When I talk to progressive fundraisers, I often ask them to posit their dream principal, or white whale—someone whose fortune they would love to direct toward their own philanthropic or political ends. There are revealing answers, like Stripe co-founder Patrick Collison, and obvious ones, like MacKenzie Scott. But the question can actually become more elucidating when it is inverted: Who is the figure whose wealth they want to avoid?
The world of philanthropy and political donations, after all, is often rather risk-averse. Advisors, who make big bets with other peoples’ money, are highly attuned to the possibility that a particularly controversial ultra-high-net-worth donor could alienate their peers or taint an organization. The one name that has come up more than any other in these conversations is Sheryl Sandberg.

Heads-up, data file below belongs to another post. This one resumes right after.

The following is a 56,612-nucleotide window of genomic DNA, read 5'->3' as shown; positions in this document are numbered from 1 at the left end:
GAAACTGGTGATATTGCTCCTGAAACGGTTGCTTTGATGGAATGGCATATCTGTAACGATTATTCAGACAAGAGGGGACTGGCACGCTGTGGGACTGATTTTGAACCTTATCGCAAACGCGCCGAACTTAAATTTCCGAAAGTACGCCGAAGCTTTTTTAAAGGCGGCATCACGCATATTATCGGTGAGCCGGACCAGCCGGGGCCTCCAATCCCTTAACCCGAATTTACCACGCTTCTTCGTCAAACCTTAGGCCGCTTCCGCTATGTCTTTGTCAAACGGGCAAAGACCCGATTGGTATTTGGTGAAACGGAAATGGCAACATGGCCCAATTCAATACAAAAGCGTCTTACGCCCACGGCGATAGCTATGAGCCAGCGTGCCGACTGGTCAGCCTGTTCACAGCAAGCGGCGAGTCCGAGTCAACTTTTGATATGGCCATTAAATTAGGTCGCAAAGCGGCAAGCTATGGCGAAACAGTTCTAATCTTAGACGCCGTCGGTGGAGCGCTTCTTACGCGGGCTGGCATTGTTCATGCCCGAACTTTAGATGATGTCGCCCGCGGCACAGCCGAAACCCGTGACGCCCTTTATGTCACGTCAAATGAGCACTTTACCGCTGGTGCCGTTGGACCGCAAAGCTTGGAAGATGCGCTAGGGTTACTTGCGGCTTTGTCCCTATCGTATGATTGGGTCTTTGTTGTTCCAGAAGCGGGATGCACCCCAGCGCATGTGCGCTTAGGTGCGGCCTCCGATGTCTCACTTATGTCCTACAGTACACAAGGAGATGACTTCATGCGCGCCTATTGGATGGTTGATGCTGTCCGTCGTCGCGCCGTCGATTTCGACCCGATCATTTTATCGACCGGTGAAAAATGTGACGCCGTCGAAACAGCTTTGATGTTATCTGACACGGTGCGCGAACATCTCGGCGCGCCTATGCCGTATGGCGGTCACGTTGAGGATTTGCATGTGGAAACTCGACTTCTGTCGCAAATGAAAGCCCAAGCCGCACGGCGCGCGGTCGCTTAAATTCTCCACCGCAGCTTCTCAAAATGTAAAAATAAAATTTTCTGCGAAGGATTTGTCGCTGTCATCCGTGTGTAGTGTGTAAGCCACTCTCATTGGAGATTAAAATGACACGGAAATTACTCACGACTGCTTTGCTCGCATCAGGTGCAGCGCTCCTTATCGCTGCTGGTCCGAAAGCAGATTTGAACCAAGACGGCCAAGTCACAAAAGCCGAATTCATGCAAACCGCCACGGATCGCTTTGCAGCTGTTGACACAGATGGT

That is why I found it hard to not marvel last week as I read Sandberg’s announcement that she plans to dedicate more of her time to philanthropy after stepping down as Facebook’s first and only chief operating officer. Sandberg once had unimpeachable bonafides in the Democratic establishment: Larry Summers protégé, Obama-era feminist icon, presumptive Clinton cabinet member. She was reportedly ready to leave Facebook for Washington, in 2016, had the election gone the other way. Instead Sandberg became an avatar of Facebook’s work with the Trump campaign, and an increasingly toxic personage for the left as she managed the company through scandal after scandal. Democratic leaders, including Clinton, turned on Facebook and on Sandberg. Liberal politicians began to talk about Silicon Valley as if it were Big Oil or Big Tobacco. In what I thought was an era-defining moment, Elizabeth Warren, for one, announced that she would not take any money from Big Tech executives, just like she wouldn’t accept support from leaders at fossil-fuel companies.